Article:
All I can think is that the chong-mu, the annoying office girl who is always scolding us and acting like an ajumma and giving me the silent treatment because I patted her on the head as a joke a couple of times, let him come back, without realizing his past history (she started working here after he was asked to leave). However, that's no guarantee that he'll be kicked out when the ajumma who runs this place comes back. So it's back to the old days of going out in the hall, seeing Jere using the computer there constantly to find new booty calls, etc. Man, this place is deteriorating -- crappy chong-mu AND Jere, the Finnish guy who barely speaks English or Korean and bangs girls in his room! ARGH!
March 19, 2009
Afterward, I went to the Korean Language Institute office to pick up my report card. I actually decided not to get one because the grading was not complete yet and the best I could've gotten would have been an incomplete, but one notable thing did happen in that office -- one of the office ladies asked me to read an English e-mail some disgruntled person had sent her and help her respond.
The e-mail was really quite nasty. It was some fellow who had a semi-legitimate complaint about the program, but the way he phrased it was so provocative, it made me mad (even though I sometimes have complaints about the KLI, as well). He was complaining about how the Japanese students constantly talk to each other in Japanese, and this disrupts the learning environment. He suggested that classes be split up into English-based classes, Japanese-based classes, etc. This was not necessarily unreasonable, but he kept on swaggering around in his e-mail, explaining that he was some kind of highfalutin' professional who did business in Japan, and had "studied in three different countries," and called Yonsei's program "a kindergarten vacation" for Japanese people. Obviously he had a very high opinion of himself and thought he knew everything about language teaching -- however, I will refute his points by saying that I'm a Cambridge University CELTA certified English teacher who has graduated from the KLI, and I say that Japanese students using Japanese during class is a problem that cannot be helped in a profit-driven language school. If you take serious action against students because they speak their native language, the school will fail because no one will want to sign up due to the fascist atmosphere.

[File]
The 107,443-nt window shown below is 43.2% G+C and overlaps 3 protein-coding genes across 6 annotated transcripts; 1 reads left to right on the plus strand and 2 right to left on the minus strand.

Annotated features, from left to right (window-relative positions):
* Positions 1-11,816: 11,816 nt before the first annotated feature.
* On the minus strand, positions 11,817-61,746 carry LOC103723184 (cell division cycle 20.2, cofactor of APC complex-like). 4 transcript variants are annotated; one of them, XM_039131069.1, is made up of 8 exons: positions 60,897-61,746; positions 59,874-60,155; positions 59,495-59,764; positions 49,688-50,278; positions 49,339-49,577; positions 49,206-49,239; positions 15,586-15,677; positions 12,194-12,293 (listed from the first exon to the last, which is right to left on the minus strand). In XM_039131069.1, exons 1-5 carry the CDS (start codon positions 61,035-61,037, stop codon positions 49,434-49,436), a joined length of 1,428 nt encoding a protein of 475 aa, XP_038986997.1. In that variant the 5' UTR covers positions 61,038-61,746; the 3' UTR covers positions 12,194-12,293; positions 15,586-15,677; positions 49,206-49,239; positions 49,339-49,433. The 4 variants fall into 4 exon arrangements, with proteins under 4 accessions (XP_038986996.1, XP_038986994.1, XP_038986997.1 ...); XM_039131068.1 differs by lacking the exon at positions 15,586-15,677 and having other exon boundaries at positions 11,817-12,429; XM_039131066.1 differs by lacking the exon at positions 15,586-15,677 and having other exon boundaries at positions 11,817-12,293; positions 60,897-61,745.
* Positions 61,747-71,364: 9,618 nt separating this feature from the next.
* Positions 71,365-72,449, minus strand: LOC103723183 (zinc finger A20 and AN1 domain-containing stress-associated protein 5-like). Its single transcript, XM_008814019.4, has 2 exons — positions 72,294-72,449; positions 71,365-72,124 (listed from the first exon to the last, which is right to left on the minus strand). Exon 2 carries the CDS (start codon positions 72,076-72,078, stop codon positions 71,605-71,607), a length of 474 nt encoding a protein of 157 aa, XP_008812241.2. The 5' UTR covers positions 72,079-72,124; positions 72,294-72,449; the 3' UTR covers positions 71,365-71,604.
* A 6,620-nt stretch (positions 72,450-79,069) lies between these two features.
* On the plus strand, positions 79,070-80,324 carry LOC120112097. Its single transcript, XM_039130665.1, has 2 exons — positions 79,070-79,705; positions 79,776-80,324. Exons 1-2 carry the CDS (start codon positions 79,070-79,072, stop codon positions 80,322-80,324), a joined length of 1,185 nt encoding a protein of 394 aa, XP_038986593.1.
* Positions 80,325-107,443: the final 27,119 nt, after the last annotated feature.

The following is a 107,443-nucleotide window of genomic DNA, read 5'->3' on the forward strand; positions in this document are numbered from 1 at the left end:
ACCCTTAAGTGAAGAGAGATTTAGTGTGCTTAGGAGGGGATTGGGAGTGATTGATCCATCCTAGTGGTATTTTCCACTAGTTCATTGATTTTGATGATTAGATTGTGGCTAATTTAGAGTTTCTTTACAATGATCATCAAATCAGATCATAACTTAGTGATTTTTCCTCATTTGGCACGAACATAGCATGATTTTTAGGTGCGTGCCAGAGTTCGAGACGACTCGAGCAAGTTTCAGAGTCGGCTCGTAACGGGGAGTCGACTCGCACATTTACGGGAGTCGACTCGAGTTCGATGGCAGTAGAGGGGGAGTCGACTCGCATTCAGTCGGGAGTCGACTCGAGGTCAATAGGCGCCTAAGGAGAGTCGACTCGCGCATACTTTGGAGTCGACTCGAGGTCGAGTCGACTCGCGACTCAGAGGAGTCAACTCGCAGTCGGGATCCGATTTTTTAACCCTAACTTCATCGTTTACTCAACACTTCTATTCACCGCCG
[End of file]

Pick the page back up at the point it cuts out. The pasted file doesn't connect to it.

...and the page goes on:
I understand his argument that there should be segregated classrooms, I actually kind of agree to a point (I wish they'd take the Chinese and put them in their own classes, they constantly speak Chinese and have horrible pronunciation), but this guy obviously doesn't realize the logistical difficulty in making all students speak Korean even on breaks and to each other.
In summary, I agree with the guy that the KLI has some problems, but he obviously knew nothing about language teaching, and he made an ass hat out of himself by saying the KLI was a "kindergarten vacation" for Japanese. I don't care what qualifications he claims to have, anyone who has ever taught a language before should know that you can't realistically force students to speak in the target language at all times. And I don't get these people who think all their speaking practice should come from class. There's a whole nation of about 50 million Koreans out there -- who cares if Japanese people sometimes speak Japanese to each other -- when you get out of your four hours of school, there are 12 remaining hours to speak Korean to Koreans as much as you want.
March 18, 2009: UPDATE 2